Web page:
Employers Also Worry About Being Legal

Denver, CO (PRWEB) June 26, 2006

While lawmakers struggle with proposed immigration reforms, employers also face significant challenges as they work to assure they are following complex federal employment laws.

In April President Bush unveiled a new plan to control illegal immigration into the U.S., largely consisting of providing incentives to employers to not hire illegal aliens. The plan calls for a more aggressive strategy by the Department of Homeland Security, U.S Immigration and Customs Enforcement (ICE) unit focused on prosecuting employers found to be in violation of federal employment statutes.

Lisa Taylor, Client Services Manager, with LMC Resources, Denvers largest human resources outsourcing company, said that, new labor regulations now being considered by Congress have the potential of making it even tougher for small businesses who are already struggling not to violate existing labor rules.

The most important step an employer can take to avoid costly fines or prosecution is to strictly follow the I-9 form guidelines, Taylor noted.

The Employment Authorization Form, commonly referred to as the I-9 form, verifies the employees identity and authorization to work in the U.S and must be completed by all newly hired employees, Taylor said.

For many employers, though, following the I-9 form guidelines is not a simple matter. Employees must compete section one of the I-9 form on or before their first day of work. Employers must complete section two of the I-9 form no later than three days from the employees hire date. The United States Department of Justice requires that the employer save the form for a period of three years after hire or one year after termination, whichever comes first. In addition employers are responsible for ensuring that all the information provided on the form is accurate.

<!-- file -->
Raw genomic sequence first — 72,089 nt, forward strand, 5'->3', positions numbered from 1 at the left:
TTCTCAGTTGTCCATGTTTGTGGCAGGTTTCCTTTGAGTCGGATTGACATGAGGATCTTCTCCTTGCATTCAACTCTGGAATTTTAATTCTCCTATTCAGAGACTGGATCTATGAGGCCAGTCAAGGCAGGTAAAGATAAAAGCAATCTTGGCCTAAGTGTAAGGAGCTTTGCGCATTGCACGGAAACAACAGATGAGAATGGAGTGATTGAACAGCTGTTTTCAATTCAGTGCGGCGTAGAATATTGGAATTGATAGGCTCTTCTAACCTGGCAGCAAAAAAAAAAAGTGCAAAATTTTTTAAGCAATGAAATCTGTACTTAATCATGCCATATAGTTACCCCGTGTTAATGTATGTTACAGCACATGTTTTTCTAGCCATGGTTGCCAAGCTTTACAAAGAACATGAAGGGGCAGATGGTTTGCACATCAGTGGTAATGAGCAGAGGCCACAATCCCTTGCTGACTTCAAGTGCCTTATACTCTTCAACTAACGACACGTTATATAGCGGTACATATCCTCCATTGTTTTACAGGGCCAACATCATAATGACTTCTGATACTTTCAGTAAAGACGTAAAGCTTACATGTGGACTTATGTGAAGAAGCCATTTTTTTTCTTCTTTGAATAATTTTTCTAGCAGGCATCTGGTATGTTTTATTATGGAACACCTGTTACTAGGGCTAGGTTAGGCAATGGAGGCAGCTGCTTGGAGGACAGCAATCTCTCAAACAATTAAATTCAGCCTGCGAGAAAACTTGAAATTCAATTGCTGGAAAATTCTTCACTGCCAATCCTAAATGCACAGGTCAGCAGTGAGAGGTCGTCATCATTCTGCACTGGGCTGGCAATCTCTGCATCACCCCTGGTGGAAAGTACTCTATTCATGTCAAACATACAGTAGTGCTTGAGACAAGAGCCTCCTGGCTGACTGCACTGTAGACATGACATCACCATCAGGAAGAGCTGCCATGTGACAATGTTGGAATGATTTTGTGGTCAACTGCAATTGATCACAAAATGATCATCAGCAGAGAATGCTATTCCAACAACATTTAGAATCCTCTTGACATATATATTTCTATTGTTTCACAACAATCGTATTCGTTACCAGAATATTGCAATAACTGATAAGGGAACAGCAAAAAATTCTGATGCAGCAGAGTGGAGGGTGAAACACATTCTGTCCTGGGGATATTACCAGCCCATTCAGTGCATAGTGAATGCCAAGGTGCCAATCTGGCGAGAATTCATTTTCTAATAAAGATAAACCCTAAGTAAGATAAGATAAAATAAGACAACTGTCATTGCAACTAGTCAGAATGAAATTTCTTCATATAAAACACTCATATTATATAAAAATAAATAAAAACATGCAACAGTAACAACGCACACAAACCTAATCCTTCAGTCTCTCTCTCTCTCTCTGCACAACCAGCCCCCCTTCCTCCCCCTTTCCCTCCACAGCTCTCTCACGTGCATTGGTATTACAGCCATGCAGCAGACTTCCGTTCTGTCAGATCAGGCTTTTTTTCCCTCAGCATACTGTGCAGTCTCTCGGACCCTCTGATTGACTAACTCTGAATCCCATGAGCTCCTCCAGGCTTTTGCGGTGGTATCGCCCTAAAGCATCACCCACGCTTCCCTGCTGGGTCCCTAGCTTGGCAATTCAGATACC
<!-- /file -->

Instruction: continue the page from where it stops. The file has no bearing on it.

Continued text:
Since many of the rising number of aliens utilize fraudulent social security numbers or identification cards, its increasingly challenging for employers to know who they are actually employing, Taylor said. She added that the I-9 should not be used a pre-screening tool for hiring.

The best thing an employer can do is to act in good faith by inspecting the identification cards presented by the employee to see that they fall within the acceptable categories of identification and work authorization according to I-9 regulations, Taylor said.

Failure to follow requirements in the I-9 can result in fines ranging from $ 250 to $ 2200 per illegal alien hired. A history of violations can result in fines of up to $ 11,000 for each illegally employed alien and imprisonment.

In 2005 increased pressure on employers to abide by these statutes resulted in the IEC making 127 convictions, up from 46 the previous year and a forfeiture of $ 15 million in assets by a single employer. In addition, the IEC has requested $ 41.7 million in new funds and 171 more agents for 2007 to increase enforcement abilities.

The number of laws and regulations governing employment practices and policies rose 60% between 1980 and 2000. The increase in labor regulation has caused many businesses to opt to outsource their HR function to firms like LMC Resources. These firms, sometimes referred to as Professional Employment Organizations (PEO), are growing in numbers in Denver and across the nation.

With 30 years of experience in the Professional Employer Organization (PEO) arena, LMC Resources is the largest Colorado-based human resources outsourcing firm. LMC Resources, at http://www.lmcesources.com, is certified by the Employer Services Assurance Corporation (ESAC), a prestigious certification given to less than 5 percent of PEOs nationally.

For more information contact:

Erich Kirshner

The Bawmann Group

erich @ morethanpr.com

(303) 320-7790


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